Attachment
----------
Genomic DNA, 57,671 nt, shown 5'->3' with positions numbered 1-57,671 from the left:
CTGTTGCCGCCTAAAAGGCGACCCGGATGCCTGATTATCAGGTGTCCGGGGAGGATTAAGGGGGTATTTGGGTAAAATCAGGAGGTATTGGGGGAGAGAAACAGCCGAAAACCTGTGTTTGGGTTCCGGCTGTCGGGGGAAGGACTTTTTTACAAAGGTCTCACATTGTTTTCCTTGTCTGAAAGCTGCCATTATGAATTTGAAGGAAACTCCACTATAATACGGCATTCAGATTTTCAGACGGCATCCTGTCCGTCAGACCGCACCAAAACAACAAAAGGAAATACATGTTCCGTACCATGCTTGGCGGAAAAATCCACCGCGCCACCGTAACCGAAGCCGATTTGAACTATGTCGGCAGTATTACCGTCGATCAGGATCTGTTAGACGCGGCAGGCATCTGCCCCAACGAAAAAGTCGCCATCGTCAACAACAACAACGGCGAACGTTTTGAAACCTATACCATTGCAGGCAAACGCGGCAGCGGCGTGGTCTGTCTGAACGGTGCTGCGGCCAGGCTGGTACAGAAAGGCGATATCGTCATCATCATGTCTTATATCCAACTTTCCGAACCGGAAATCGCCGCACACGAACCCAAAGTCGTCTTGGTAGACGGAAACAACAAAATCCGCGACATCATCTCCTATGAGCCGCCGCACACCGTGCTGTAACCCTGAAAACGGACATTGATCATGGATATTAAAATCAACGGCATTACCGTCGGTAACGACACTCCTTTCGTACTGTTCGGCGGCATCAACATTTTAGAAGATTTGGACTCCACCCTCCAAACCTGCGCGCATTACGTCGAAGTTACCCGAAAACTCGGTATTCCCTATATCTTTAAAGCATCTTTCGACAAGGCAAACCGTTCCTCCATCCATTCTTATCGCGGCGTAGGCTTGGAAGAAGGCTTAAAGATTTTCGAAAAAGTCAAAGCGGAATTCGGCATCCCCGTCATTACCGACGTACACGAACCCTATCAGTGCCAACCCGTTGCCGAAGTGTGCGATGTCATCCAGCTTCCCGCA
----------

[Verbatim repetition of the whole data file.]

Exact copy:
Genomic DNA, 57,671 nt, shown 5'->3' with positions numbered 1-57,671 from the left:
CTGTTGCCGCCTAAAAGGCGACCCGGATGCCTGATTATCAGGTGTCCGGGGAGGATTAAGGGGGTATTTGGGTAAAATCAGGAGGTATTGGGGGAGAGAAACAGCCGAAAACCTGTGTTTGGGTTCCGGCTGTCGGGGGAAGGACTTTTTTACAAAGGTCTCACATTGTTTTCCTTGTCTGAAAGCTGCCATTATGAATTTGAAGGAAACTCCACTATAATACGGCATTCAGATTTTCAGACGGCATCCTGTCCGTCAGACCGCACCAAAACAACAAAAGGAAATACATGTTCCGTACCATGCTTGGCGGAAAAATCCACCGCGCCACCGTAACCGAAGCCGATTTGAACTATGTCGGCAGTATTACCGTCGATCAGGATCTGTTAGACGCGGCAGGCATCTGCCCCAACGAAAAAGTCGCCATCGTCAACAACAACAACGGCGAACGTTTTGAAACCTATACCATTGCAGGCAAACGCGGCAGCGGCGTGGTCTGTCTGAACGGTGCTGCGGCCAGGCTGGTACAGAAAGGCGATATCGTCATCATCATGTCTTATATCCAACTTTCCGAACCGGAAATCGCCGCACACGAACCCAAAGTCGTCTTGGTAGACGGAAACAACAAAATCCGCGACATCATCTCCTATGAGCCGCCGCACACCGTGCTGTAACCCTGAAAACGGACATTGATCATGGATATTAAAATCAACGGCATTACCGTCGGTAACGACACTCCTTTCGTACTGTTCGGCGGCATCAACATTTTAGAAGATTTGGACTCCACCCTCCAAACCTGCGCGCATTACGTCGAAGTTACCCGAAAACTCGGTATTCCCTATATCTTTAAAGCATCTTTCGACAAGGCAAACCGTTCCTCCATCCATTCTTATCGCGGCGTAGGCTTGGAAGAAGGCTTAAAGATTTTCGAAAAAGTCAAAGCGGAATTCGGCATCCCCGTCATTACCGACGTACACGAACCCTATCAGTGCCAACCCGTTGCCGAAGTGTGCGATGTCATCCAGCTTCCCGCA